"Everything is Possible, but Nothing is Easy" - Strategies for Competing in a Changed China

Multinationals operating in China now face a new challenge. Local competitors in recent years have been able to rise almost out of nowhere to challenge, and perhaps dominate, areas of the domestic market. Chinese firms have far greater appreciation of local sensibilities, are more flexible, and are taking advantage of more accessible global markets. Foreign corporations may have no choice but to look for ways to form long-term alliances with their current Chinese competitors.

by Peter Williamson,Ming Zeng
Last Updated: 23 Jul 2013

Challenges for foreign players in the Chinese market are coming ever thicker and faster. The more experienced multinationals have learned many lessons the hard way from the rough and tumble of operating within the often-chaotic atmosphere of cultural, logistical, political and infrastructural obstacles that the Chinese market has long created. Now comes a new and largely unanticipated one: being forced to go head to head with some very well positioned and often ruthlessly aggressive home-grown competitors.

Affiliate Professor of Asian Business and International Management Peter Williamson and Assistant Professor of Asian Business Ming Zeng offer very recent examples of how many of the world's leading corporations are struggling to cope with a radical and ongoing paradigm shift within the China theatre. The types of advantages multinationals may bring to emerging markets are now being countered very effectively by local Chinese competitors.

The wealth of industry-specific technology, innovation capabilities and managerial edges in brand building or marketing that foreign giants can call upon are increasingly revealing their limitations. From beer brewing to cellphone making to detergent production, local companies have been able to rise - often apparently out of nowhere - to achieve significant market dominance in, at most, a couple of years.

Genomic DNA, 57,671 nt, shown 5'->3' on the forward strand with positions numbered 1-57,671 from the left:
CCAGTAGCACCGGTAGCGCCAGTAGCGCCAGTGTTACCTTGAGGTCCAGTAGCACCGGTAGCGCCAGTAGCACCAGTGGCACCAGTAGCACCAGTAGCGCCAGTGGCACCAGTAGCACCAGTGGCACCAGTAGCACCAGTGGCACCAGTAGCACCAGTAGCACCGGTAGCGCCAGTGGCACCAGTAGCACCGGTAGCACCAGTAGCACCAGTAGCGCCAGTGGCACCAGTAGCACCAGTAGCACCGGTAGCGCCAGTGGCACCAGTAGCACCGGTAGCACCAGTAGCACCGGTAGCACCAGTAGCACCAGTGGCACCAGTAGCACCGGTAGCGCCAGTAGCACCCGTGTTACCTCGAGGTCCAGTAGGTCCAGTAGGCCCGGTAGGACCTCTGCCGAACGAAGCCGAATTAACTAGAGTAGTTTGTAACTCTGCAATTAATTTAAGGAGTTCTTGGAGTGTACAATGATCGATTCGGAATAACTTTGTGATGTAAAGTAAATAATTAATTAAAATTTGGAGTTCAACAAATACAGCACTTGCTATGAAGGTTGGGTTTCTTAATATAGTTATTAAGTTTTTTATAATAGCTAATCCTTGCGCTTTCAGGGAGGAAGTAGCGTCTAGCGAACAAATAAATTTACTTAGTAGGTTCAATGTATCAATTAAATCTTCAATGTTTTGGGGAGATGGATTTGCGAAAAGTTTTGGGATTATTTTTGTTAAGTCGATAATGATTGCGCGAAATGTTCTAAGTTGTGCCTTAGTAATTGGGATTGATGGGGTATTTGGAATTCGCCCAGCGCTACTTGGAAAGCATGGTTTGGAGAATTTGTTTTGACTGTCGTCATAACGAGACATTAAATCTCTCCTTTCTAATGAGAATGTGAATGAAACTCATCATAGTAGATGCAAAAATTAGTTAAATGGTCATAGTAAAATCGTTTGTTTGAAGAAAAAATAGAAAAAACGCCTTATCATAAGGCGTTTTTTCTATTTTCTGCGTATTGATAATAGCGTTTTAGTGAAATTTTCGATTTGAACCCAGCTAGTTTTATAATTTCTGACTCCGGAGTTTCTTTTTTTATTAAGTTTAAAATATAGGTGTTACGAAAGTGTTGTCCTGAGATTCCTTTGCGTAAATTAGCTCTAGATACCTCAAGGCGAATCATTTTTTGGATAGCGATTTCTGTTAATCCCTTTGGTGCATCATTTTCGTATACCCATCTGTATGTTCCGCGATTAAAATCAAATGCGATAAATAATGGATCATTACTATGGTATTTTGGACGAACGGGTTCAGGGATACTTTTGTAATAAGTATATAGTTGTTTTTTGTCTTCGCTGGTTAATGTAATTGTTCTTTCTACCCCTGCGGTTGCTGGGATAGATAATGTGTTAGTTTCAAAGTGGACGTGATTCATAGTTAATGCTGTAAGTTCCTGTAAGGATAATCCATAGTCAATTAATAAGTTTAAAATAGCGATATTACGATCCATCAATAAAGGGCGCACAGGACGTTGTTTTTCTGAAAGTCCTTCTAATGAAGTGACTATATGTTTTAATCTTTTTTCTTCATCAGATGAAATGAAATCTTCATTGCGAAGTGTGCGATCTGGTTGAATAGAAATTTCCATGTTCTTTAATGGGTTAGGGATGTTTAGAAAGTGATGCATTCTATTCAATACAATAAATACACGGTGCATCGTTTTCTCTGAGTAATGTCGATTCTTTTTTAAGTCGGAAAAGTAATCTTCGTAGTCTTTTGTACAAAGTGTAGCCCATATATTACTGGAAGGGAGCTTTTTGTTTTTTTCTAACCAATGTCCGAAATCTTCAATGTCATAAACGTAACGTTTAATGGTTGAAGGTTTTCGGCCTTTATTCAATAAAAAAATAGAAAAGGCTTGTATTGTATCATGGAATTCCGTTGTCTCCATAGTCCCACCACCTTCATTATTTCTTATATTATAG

The authors cite the examples of global leaders like Motorola, General Motors, and Toshiba becoming stymied by the types of inflexibility that simply being such huge organisations creates. The very newness of such concepts in China as efficient logistics and distribution, or clearer definitions of "marketing" versus "sales", mean that local competitors share far more profoundly in the "collective consciousness" of disruption that the economic revolution has engendered. Williamson and Zeng detail the types of financial burdens that integrating Chinese and global operations, or being forced still to cope with fragmented and still underdeveloped markets, provincial tariffs and local protectionism impose.

Chinese rivals are also showing far more sophistication in using advertising to strike emotional chords. The psychosocial effects of China's one-child policies, for example, have absolutely no Western equivalent. How can foreigners be expected to appreciate adequately how a local firm like the Haier Group - makers of the "Little Prince" line of smaller, more energy-efficient washing machines - can satisfy both the practical and the emotional needs of Chinese parents?

With Chinese companies now proving their advantages in understanding the local market, being leaner and more flexible, while also taking fuller advantage of increasingly more accessible global markets, the authors offer their expert evaluations. Multinationals in a host of industries already have no real choice but to look for ways to form alliances with their current Chinese competitors. Any workable and sustainable joint ventures, however, would have to be markedly different from most of the arrangements that have worked - or too often, failed - since the opening up of the Chinese market.

Full partnerships, as opposed to the often ad hoc types of influence peddling or government conduit arrangements that have been tried to date, are in order. If arranged well, the authors see such possibilities as having enormous potential. "These new-style alliances not only bring together complimentary sets of competencies; they also have global scope. By defining an international area of responsibility for these partnerships, a multinational can effectively recruit a strong Chinese company to fight on its side in the broader battle with global rivals."

While the potential for such alliances may well be astronomical, the authors provide several notes of caution for the more pressing concerns of simply battling to secure market share in the immediate future. Their "Five Strategies for Multinationals" include tips for expanding market coverage; focusing on dramatically lowering costs; streamlining distribution channels; localising R&D, and driving industry consolidation.

MIT Sloan Management Review, 2004

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